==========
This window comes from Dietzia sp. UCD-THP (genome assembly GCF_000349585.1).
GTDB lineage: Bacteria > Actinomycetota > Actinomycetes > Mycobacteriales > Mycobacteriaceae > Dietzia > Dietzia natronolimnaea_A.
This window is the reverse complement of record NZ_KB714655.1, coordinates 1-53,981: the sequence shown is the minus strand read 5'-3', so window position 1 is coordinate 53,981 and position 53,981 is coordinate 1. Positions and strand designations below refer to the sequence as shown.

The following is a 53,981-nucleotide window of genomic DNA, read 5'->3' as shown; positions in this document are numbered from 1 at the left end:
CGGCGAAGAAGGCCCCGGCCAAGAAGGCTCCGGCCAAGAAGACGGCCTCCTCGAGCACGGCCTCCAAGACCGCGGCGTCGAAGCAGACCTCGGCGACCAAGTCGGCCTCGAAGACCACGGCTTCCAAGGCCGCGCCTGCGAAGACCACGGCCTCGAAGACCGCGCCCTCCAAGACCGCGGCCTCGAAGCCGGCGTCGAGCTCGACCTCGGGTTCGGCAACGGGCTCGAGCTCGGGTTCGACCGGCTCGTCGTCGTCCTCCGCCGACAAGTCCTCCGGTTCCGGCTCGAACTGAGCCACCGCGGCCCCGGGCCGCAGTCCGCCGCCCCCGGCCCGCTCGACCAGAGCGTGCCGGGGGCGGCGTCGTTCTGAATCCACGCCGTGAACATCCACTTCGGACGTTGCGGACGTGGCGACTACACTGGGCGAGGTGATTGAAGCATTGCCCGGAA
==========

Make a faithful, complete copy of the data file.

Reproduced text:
This window comes from Dietzia sp. UCD-THP (genome assembly GCF_000349585.1).
GTDB lineage: Bacteria > Actinomycetota > Actinomycetes > Mycobacteriales > Mycobacteriaceae > Dietzia > Dietzia natronolimnaea_A.
This window is the reverse complement of record NZ_KB714655.1, coordinates 1-53,981: the sequence shown is the minus strand read 5'-3', so window position 1 is coordinate 53,981 and position 53,981 is coordinate 1. Positions and strand designations below refer to the sequence as shown.

The following is a 53,981-nucleotide window of genomic DNA, read 5'->3' as shown; positions in this document are numbered from 1 at the left end:
CGGCGAAGAAGGCCCCGGCCAAGAAGGCTCCGGCCAAGAAGACGGCCTCCTCGAGCACGGCCTCCAAGACCGCGGCGTCGAAGCAGACCTCGGCGACCAAGTCGGCCTCGAAGACCACGGCTTCCAAGGCCGCGCCTGCGAAGACCACGGCCTCGAAGACCGCGCCCTCCAAGACCGCGGCCTCGAAGCCGGCGTCGAGCTCGACCTCGGGTTCGGCAACGGGCTCGAGCTCGGGTTCGACCGGCTCGTCGTCGTCCTCCGCCGACAAGTCCTCCGGTTCCGGCTCGAACTGAGCCACCGCGGCCCCGGGCCGCAGTCCGCCGCCCCCGGCCCGCTCGACCAGAGCGTGCCGGGGGCGGCGTCGTTCTGAATCCACGCCGTGAACATCCACTTCGGACGTTGCGGACGTGGCGACTACACTGGGCGAGGTGATTGAAGCATTGCCCGGAA